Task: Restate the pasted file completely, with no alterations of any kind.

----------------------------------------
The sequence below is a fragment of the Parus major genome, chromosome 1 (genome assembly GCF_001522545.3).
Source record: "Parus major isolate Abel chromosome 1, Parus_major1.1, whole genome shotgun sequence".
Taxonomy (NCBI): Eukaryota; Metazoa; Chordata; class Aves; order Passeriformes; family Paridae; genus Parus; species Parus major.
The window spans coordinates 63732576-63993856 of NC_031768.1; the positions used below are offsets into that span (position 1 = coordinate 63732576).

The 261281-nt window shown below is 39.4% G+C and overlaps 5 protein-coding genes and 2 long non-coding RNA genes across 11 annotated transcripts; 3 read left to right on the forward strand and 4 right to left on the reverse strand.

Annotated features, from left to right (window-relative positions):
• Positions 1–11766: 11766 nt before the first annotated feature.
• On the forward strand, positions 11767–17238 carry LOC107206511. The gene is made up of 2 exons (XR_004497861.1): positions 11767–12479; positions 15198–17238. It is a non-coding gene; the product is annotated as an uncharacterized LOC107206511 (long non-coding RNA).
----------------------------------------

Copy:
The sequence below is a fragment of the Parus major genome, chromosome 1 (genome assembly GCF_001522545.3).
Source record: "Parus major isolate Abel chromosome 1, Parus_major1.1, whole genome shotgun sequence".
Taxonomy (NCBI): Eukaryota; Metazoa; Chordata; class Aves; order Passeriformes; family Paridae; genus Parus; species Parus major.
The window spans coordinates 63732576-63993856 of NC_031768.1; the positions used below are offsets into that span (position 1 = coordinate 63732576).

The 261281-nt window shown below is 39.4% G+C and overlaps 5 protein-coding genes and 2 long non-coding RNA genes across 11 annotated transcripts; 3 read left to right on the forward strand and 4 right to left on the reverse strand.

Annotated features, from left to right (window-relative positions):
• Positions 1–11766: 11766 nt before the first annotated feature.
• On the forward strand, positions 11767–17238 carry LOC107206511. The gene is made up of 2 exons (XR_004497861.1): positions 11767–12479; positions 15198–17238. It is a non-coding gene; the product is annotated as an uncharacterized LOC107206511 (long non-coding RNA).